October 2022

DPE Symposium, The New ACSs, Flying Hacks, 3 Pro Tips, and The Difference between part 141 and 61

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Update from the DPE symposium last week. (10/10/22)

The FAA announced the activation dates for new and revised knowledge test questions. Plan to take your knowledge test well before these dates. Remember that it takes a while for the test prep providers to discover these. So, try to avoid taking a test right after theses dates.

For 2023:

January 30

April 24

July 31

October 30

FAA is clearning the way to release new ACSs.

FAA. representatives were on hand at the DPE symposium to update and answer questions. The big question is when the FAA will release the ACS' which currently are held up due to challenges to whether they represent rulemaking and need to go through that process. The answer is that they are working on it. They plan to use a technique that makes the ACS' required references for FARs. Currently the ACS' that are held up must line up exactly as the items in the Aeronautical Knowledge and Flight Proficiency sections state. They don't quite do that now. In addition, FAA handbooks are in the same boat. So, there will be a solution, but they aren't giving an expected date yet.

Flying Hacks - How about No.

No flying hacks, please. Those are for cooking or removing a stain. They have no place in flying. I'm not too fond of it when some Youtuber or whoever decides they will show you an easier way to do a maneuver that defeats the whole purpose of the maneuver. They are all over the place because everyone wants to be an "influencer" on Youtube, regardless of their experience or qualifications. Sometimes, very experienced instructors come up with these "hacks".

Remember that the entire purpose of any maneuver is to improve your flying. For example, there is a Youtube video on how to do an "automatic" Lazy Eight. The hack is just that. It completely defeats the whole purpose of learning to perform a Lazy Eight. It won't improve your flying at all. For those of you struggling to perform lazy eights, well, they are supposed to be hard to do. Once mastered, you'll find that coordinating the airplane is more automatic. Learning how to do them correctly will improve your flying, and that is the point. hack should be left for things like removing a stain from your shirt or quickening the process of letting bread rise. they have no place in actual flying.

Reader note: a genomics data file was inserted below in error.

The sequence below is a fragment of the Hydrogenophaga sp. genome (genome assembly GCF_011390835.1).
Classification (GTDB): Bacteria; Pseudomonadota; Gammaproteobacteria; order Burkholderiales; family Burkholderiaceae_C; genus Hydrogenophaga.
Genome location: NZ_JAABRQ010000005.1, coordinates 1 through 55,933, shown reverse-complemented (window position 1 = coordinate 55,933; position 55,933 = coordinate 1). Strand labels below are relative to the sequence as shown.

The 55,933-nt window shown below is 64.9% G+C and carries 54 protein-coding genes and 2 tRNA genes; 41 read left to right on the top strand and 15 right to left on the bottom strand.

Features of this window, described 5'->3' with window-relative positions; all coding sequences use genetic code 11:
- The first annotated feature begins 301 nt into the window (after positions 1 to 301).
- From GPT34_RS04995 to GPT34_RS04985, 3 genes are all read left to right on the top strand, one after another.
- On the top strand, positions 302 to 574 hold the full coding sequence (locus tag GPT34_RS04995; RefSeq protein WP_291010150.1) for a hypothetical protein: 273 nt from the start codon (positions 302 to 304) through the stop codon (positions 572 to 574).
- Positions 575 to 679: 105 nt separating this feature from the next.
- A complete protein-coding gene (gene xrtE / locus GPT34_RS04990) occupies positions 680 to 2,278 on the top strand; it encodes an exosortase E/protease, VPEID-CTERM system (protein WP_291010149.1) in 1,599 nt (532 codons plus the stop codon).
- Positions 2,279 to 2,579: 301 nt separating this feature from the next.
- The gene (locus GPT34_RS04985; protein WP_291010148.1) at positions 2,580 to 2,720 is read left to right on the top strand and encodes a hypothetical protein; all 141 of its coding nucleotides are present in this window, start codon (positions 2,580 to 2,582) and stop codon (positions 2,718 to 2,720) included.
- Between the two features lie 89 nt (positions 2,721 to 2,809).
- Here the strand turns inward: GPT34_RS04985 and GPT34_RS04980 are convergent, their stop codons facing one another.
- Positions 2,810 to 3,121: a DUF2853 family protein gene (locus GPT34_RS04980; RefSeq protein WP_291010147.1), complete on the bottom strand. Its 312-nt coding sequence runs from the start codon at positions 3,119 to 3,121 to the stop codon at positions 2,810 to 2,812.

This months - Three Pro Tips.

Use a good mnemonic for before-takeoff checks.

Here's a mnemonic that you can use before picking up the checklist that you can use for almost any piston airplane. You would do this before takeoff and then use the regular checklist to see that you did everything.

Cigar Tips:

C - Controls free and correct.

I - Instruments - Both flight and Engine/Electrical.

G - Gas - Fuel sufficient and fuel selector on the proper tank.

A - Attitude - Set all trim controls for takeoff.

R - Run-up - Magneto drops within parameters, and engine/electrical instruments are normal.

T - Transponder - Code set and switched on.

I - Interior - Doors, windows closed, baggage secured.

P - Position and beacon or strobe lights on.

S - Seatbelts on and safety briefing.

Coordination exercise

Are you uncoordinated when starting and stopping a turn? When you roll left, the nose of the airplane swings to the right if you haven't applied enough rudder. Suppose you use too much, then the nose swings too quickly in the direction of the turn for the given bank. So, what do you do to correct this problem? Try aileron reversals. Make sure you do this with a CFI so that you can concentrate on the maneuver and they can concentrate on flight safety.

Here's how to do aileron reversals:

  1. First, pick a safe altitude above 2,000 ft AGL.

  2. Then, slow the airplane to about 70 kts. (For a 172)

  3. Line up the nose of the airplane on a prominent feature.